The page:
Making the business case for pandemic preparation now

Canadian corporations cannot afford to be complacent when it comes to pandemic preparedness – especially because the Canadian Pandemic Influenza Plan indicates Canadian companies cannot rely on governments to protect their employees and their business, argued Amin Mawani, acting director of the Health Industry Management Program at York’s Schulich School of Business, in an op-ed published in the Edmonton Journal Aug. 7. 

So far, per capita, Canada is the country in the world hit hardest by the pandemic (H1N1) in 2009, he noted. 

Just weeks after the pandemic (H1N1) 2009 virus began to emerge, risk managers from some of Canada’s largest corporations participated in a roundtable discussion on pandemic planning because they understood that preparedness was critical to the health of their organizations’ bottom line, wrote Mawani, who chaired the meeting.

Regardless of which region of the country they came from, the 2003 SARS experience was fresh in their minds. SARS resulted in 44 deaths across the country and a $2-billion loss to the economy (or three percentage points of GDP that quarter). The death toll from the pandemic (H1N1) 2009 virus in its mild form has already exceeded the SARS total. A more severe strain could keep many more employees and customers away from businesses and erode corporate sales and profits.  

For Canadian companies, the biggest cost associated with an influenza pandemic would be employee absenteeism. It is estimated that 15 to 30 per cent of employees would stay home during a pandemic due to illness, family-care responsibilities and fear of being infected at work.  

Nortel fits better with Ericsson than RIM, says prof

Members of Parliament were to hear conflicting views on the US$1.13 billion sale of Nortel Networks Corp.’s wireless assets to Sweden’s Ericsson during an "emergency hearing" Friday that aims to shed more light on the controversial deal, reported the Toronto Star Aug. 7.  

Ericsson, a giant in the wireless equipment business, is expected to argue its purchase of the Nortel division will increase its footprint in Canada. Nortel is similarly expected to point out that Ericsson won a competitive auction for the business that has been approved by bankruptcy courts in Canada and the United States.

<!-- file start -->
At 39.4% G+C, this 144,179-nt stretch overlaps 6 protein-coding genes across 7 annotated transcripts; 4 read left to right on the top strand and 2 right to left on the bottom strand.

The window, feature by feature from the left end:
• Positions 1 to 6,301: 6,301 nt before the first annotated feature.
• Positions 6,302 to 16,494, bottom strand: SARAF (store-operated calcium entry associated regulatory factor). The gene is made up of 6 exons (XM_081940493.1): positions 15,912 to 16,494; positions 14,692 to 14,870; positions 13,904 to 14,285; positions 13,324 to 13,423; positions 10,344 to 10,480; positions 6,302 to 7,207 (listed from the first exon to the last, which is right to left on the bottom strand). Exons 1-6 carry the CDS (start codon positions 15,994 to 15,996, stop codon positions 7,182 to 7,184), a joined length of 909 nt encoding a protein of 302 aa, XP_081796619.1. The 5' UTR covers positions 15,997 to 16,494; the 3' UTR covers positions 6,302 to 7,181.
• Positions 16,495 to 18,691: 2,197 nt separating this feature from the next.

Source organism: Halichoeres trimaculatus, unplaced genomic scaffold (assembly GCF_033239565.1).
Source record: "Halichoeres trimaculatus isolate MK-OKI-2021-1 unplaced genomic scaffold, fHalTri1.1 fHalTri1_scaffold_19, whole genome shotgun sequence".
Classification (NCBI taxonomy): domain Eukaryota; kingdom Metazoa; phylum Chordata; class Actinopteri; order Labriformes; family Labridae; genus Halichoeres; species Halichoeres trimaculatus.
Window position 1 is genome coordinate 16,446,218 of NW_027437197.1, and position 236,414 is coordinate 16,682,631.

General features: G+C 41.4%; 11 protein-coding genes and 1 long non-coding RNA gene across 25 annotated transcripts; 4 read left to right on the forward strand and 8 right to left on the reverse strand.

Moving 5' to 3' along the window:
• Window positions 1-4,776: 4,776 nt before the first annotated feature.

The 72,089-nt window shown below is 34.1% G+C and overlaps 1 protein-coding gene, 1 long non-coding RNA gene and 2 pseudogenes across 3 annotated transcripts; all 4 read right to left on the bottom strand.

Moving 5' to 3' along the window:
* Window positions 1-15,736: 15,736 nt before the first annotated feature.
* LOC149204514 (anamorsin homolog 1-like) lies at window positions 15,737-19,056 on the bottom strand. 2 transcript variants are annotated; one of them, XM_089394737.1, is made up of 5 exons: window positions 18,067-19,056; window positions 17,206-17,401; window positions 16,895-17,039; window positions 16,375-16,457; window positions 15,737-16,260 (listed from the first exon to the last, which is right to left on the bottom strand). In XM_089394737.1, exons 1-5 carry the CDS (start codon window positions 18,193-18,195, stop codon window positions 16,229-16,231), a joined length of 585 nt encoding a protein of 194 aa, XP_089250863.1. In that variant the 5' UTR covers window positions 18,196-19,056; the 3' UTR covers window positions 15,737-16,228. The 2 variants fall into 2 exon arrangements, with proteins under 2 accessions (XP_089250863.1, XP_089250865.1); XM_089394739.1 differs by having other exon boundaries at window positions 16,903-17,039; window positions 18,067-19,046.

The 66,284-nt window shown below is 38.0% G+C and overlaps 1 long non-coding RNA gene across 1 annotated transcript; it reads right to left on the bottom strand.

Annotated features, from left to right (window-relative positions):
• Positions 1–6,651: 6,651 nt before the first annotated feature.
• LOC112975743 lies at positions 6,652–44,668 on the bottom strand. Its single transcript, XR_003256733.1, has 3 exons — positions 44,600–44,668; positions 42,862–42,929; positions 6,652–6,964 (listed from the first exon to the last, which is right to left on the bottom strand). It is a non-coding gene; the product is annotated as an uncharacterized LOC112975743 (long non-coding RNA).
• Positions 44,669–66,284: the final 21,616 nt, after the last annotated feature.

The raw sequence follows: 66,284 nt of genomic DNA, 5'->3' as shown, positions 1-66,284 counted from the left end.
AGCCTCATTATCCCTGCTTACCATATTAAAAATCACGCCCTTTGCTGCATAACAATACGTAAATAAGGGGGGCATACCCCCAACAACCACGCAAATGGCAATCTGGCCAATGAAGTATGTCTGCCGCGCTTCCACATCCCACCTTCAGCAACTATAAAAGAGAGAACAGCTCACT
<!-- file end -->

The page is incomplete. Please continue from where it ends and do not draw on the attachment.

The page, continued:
But not everybody thinks the sale is a good idea.  

RIM complained last month that it was unfairly shut out of the bidding process, a charge Nortel denies. The Waterloo-based tech giant has since played a key role in igniting a nationalistic fervour around Nortel by calling on Ottawa to stop the tech firm’s assets, developed with taxpayer money, from falling into foreign hands.  

The fracas has created an uncomfortable situation for the Conservative government, which last year balked at bailing out Nortel alongside automakers GM and Chrysler. 

"It’s going to be a political decision that’s going to be anyone’s guess," said Theo Peridis, professor of strategic management and international business at York University’s Schulich School of Business. "The truth is that Nortel fits better with Ericsson than RIM." 

Real memory loss is not a normal part of aging, says prof

Real memory loss – as opposed to forgetfulness – is not a normal part of aging, particularly for those in their 30s to 50s, says Jill Rich, a York University psychology professor, reported the Hamilton Spectator Aug. 7. 

Pregnancy, stress, depression, sleep problems, poor diet and taking on too much can cause memory troubles. But anyone without obvious lifestyle factors and serious memory problems, such as repeating conversations, needs to check in with his or her doctor, Rich cautions.  

It is wrong to imprison soldiers for refusing to violate human rights, says prof

Despite what Matt Gurney says (“Two kinds of war resister”, July 30), a soldier’s contractual commitment does not supersede the soldier’s moral obligation to his or her fellow human beings to refrain from engaging in military action that involves gross human-rights violations, argued Geraldine Sadoway (LLB ’81), an adjunct professor at York’s Osgoode Hall Law School, in an opinion piece published in the National Post Aug. 7. 

The US military has committed widespread human-rights violations in Iraq, including torture, and has even admitted to it. Many of the US war resisters in Canada served one or more tours of duty in Iraq and personally witnessed these violations – hence they are morally opposed to returning. It is wrong and absurd to imprison people for refusing to commit, or aid in the commission of, human-rights violations, regardless of any contractual obligations they may have.  

Most ad agencies don’t set out to copy, says doug agency chief

A small agency can offer big advantages, according to Doug Robinson, chair and chief creative officer of Toronto-based doug agency, in an interview published Aug. 7 in the National Post and Saskatoon’s StarPhoenix.  

“Most people don’t set out to copy,” said Robinson, in response to a question about another agency cribbing work doug agency had done for a York University campaign to promote The Globe and Mail. “However, you need to protect your client’s brand and when ideas or executions become similar, one must inform the parties involved. We did, they agreed it was too close, made changes and moved on. When it comes to people copying our creative work I guess the old adage that ‘imitation is the highest form of flattery’ would apply. The York U campaign has had huge success since its launch in 2002, receiving the grand gold award at the CASE (Council for Advancement and Support of Education), beating out both Berkeley and NYU.”

On air

  • Gordon Flett, a psychology professor in York’s Faculty of Health, talked about procrastination in an interview aired on “TB News Hour” (CKPR-TV), Thunder Bay, Aug. 6.